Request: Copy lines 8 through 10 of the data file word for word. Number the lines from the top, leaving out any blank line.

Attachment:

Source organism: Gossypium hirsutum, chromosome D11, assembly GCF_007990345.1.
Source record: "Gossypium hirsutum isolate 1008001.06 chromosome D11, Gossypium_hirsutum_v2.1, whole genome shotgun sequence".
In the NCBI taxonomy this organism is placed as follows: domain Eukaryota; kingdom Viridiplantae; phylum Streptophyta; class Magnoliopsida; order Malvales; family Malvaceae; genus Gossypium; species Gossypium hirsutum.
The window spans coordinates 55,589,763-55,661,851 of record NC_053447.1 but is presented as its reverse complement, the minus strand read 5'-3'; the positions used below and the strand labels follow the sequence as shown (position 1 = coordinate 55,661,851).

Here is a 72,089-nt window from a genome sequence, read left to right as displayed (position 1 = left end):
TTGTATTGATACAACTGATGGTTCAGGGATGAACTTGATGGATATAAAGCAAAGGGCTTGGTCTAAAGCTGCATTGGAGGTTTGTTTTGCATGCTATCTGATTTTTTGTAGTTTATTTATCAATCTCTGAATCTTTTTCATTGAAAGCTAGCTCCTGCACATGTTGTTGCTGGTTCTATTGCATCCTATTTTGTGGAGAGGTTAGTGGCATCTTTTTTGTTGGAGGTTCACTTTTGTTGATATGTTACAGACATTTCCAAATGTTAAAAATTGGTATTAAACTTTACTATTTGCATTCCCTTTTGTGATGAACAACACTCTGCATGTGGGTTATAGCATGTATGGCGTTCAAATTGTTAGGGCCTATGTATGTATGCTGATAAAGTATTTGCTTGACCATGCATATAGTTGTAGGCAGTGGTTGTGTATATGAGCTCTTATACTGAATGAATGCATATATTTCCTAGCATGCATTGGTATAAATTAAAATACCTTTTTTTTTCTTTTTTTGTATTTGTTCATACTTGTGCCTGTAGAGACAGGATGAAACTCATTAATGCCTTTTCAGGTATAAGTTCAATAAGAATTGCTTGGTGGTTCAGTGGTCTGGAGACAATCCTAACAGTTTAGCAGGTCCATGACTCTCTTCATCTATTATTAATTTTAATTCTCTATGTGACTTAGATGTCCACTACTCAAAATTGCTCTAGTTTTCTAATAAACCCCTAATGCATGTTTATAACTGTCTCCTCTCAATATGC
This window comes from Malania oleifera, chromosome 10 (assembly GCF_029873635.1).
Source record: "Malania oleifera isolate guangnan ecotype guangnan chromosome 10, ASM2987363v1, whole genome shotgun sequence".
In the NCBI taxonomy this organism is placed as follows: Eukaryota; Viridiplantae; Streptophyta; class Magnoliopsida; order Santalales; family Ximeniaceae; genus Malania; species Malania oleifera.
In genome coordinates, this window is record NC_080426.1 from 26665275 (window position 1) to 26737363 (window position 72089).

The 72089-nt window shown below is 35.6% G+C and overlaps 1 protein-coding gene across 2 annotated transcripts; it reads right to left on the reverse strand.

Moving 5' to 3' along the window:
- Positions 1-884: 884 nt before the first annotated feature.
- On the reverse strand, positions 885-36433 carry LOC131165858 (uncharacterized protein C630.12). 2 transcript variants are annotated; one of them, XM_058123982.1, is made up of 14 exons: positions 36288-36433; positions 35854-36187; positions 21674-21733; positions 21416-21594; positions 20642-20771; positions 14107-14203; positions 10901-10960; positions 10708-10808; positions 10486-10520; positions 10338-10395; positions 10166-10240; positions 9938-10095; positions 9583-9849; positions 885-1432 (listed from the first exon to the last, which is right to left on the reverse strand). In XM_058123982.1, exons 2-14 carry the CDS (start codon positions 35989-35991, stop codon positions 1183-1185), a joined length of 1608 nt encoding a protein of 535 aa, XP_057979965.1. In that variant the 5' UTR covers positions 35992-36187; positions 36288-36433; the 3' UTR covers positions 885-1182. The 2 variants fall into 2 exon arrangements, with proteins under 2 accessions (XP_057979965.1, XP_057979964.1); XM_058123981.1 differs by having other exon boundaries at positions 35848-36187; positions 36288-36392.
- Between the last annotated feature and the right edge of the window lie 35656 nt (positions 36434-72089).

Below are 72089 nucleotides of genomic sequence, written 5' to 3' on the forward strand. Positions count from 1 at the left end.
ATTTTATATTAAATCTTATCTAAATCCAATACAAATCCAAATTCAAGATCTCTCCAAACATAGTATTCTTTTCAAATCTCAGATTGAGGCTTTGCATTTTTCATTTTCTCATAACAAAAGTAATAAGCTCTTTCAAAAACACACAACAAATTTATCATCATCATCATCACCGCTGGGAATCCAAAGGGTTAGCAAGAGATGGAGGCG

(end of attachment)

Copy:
Source record: "Malania oleifera isolate guangnan ecotype guangnan chromosome 10, ASM2987363v1, whole genome shotgun sequence".
In the NCBI taxonomy this organism is placed as follows: Eukaryota; Viridiplantae; Streptophyta; class Magnoliopsida; order Santalales; family Ximeniaceae; genus Malania; species Malania oleifera.
In genome coordinates, this window is record NC_080426.1 from 26665275 (window position 1) to 26737363 (window position 72089).